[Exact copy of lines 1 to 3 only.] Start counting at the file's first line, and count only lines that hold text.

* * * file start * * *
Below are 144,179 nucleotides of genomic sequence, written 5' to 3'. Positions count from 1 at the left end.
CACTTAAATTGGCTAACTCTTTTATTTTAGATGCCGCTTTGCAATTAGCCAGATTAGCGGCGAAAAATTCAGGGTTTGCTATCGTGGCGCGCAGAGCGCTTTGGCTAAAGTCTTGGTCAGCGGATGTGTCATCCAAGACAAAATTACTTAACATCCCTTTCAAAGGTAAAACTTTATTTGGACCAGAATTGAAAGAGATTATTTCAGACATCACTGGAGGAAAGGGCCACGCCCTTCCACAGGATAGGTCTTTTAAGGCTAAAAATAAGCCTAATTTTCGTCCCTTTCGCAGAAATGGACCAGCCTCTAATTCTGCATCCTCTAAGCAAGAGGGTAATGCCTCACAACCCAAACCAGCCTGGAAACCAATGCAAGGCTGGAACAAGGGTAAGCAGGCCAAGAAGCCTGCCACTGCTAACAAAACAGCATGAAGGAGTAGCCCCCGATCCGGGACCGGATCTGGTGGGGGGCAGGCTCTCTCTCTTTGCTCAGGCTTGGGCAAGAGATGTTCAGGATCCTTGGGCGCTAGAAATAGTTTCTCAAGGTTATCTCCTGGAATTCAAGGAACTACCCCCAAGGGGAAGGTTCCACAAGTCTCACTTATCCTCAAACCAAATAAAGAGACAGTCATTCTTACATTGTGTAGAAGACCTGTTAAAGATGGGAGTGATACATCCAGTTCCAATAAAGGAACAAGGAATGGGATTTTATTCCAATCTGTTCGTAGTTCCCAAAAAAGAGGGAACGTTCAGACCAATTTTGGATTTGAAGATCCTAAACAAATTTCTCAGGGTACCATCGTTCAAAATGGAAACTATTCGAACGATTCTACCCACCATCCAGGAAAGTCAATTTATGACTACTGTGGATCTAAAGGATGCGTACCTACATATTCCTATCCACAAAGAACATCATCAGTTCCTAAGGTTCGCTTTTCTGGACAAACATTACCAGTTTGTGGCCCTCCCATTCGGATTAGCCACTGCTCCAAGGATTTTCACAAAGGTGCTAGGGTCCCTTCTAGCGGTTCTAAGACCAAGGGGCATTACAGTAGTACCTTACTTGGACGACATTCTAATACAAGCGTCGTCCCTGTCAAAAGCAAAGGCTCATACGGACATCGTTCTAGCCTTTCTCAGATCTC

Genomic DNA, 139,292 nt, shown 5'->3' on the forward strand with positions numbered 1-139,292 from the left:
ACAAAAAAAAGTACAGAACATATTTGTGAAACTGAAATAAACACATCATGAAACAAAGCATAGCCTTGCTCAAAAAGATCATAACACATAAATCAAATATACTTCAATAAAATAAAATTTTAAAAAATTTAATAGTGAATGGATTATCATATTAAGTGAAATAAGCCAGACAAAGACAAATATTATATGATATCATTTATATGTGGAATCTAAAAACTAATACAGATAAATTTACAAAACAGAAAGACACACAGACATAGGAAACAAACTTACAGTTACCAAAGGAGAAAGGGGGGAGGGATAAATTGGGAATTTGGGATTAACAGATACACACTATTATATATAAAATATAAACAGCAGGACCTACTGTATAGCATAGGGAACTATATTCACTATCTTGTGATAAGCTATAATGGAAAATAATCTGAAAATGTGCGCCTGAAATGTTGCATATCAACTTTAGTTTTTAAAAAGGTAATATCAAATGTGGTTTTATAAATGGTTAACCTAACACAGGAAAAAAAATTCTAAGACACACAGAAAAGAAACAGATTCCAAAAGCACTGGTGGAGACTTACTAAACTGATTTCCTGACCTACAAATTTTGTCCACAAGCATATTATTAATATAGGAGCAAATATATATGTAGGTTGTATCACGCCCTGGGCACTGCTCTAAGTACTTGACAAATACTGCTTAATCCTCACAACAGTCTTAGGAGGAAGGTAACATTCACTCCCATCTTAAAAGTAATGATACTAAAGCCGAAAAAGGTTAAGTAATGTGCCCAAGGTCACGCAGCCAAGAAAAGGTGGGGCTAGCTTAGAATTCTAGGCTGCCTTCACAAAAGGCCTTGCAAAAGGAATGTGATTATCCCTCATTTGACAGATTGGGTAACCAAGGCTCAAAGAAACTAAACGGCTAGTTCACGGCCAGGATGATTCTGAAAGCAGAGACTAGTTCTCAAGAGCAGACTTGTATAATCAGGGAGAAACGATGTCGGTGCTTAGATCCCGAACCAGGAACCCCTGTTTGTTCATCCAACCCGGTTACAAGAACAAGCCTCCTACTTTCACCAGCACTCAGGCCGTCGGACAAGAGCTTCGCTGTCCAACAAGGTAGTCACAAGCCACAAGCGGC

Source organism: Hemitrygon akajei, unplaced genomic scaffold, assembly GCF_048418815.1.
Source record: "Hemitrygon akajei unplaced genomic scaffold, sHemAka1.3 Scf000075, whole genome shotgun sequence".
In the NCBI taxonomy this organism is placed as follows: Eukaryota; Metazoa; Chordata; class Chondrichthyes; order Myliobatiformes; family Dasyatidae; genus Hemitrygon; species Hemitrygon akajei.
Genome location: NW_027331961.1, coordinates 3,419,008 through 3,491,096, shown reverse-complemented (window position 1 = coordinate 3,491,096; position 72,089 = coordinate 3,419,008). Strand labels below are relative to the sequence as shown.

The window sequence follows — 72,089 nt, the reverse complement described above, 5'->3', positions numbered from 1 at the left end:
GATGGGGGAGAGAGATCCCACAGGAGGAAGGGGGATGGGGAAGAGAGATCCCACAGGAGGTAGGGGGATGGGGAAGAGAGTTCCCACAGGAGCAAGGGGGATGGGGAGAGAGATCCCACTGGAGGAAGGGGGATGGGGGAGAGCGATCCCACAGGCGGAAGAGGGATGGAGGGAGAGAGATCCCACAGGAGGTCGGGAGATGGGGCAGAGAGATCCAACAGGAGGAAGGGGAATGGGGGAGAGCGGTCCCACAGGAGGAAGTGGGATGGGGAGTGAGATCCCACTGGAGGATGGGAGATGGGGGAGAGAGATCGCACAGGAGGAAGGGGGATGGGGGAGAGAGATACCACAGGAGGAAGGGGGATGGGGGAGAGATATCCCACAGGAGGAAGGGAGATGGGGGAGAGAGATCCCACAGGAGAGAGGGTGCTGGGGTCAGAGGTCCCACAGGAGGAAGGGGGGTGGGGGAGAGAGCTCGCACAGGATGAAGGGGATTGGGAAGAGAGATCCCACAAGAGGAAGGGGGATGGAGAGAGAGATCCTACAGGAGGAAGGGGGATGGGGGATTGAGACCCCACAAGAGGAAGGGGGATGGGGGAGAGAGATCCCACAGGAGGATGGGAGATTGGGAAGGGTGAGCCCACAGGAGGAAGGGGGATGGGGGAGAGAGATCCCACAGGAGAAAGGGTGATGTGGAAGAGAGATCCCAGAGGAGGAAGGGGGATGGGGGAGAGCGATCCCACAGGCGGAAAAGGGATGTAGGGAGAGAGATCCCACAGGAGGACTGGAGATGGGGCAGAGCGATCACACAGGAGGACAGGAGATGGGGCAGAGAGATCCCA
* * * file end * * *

Below are 144,179 nucleotides of genomic sequence, written 5' to 3'. Positions count from 1 at the left end.
CACTTAAATTGGCTAACTCTTTTATTTTAGATGCCGCTTTGCAATTAGCCAGATTAGCGGCGAAAAATTCAGGGTTTGCTATCGTGGCGCGCAGAGCGCTTTGGCTAAAGTCTTGGTCAGCGGATGTGTCATCCAAGACAAAATTACTTAACATCCCTTTCAAAGGTAAAACTTTATTTGGACCAGAATTGAAAGAGATTATTTCAGACATCACTGGAGGAAAGGGCCACGCCCTTCCACAGGATAGGTCTTTTAAGGCTAAAAATAAGCCTAATTTTCGTCCCTTTCGCAGAAATGGACCAGCCTCTAATTCTGCATCCTCTAAGCAAGAGGGTAATGCCTCACAACCCAAACCAGCCTGGAAACCAATGCAAGGCTGGAACAAGGGTAAGCAGGCCAAGAAGCCTGCCACTGCTAACAAAACAGCATGAAGGAGTAGCCCCCGATCCGGGACCGGATCTGGTGGGGGGCAGGCTCTCTCTCTTTGCTCAGGCTTGGGCAAGAGATGTTCAGGATCCTTGGGCGCTAGAAATAGTTTCTCAAGGTTATCTCCTGGAATTCAAGGAACTACCCCCAAGGGGAAGGTTCCACAAGTCTCACTTATCCTCAAACCAAATAAAGAGACAGTCATTCTTACATTGTGTAGAAGACCTGTTAAAGATGGGAGTGATACATCCAGTTCCAATAAAGGAACAAGGAATGGGATTTTATTCCAATCTGTTCGTAGTTCCCAAAAAAGAGGGAACGTTCAGACCAATTTTGGATTTGAAGATCCTAAACAAATTTCTCAGGGTACCATCGTTCAAAATGGAAACTATTCGAACGATTCTACCCACCATCCAGGAAAGTCAATTTATGACTACTGTGGATCTAAAGGATGCGTACCTACATATTCCTATCCACAAAGAACATCATCAGTTCCTAAGGTTCGCTTTTCTGGACAAACATTACCAGTTTGTGGCCCTCCCATTCGGATTAGCCACTGCTCCAAGGATTTTCACAAAGGTGCTAGGGTCCCTTCTAGCGGTTCTAAGACCAAGGGGCATTACAGTAGTACCTTACTTGGACGACATTCTAATACAAGCGTCGTCCCTGTCAAAAGCAAAGGCTCATACGGACATCGTTCTAGCCTTTCTCAGATCTC

Genomic DNA, 139,292 nt, shown 5'->3' on the forward strand with positions numbered 1-139,292 from the left: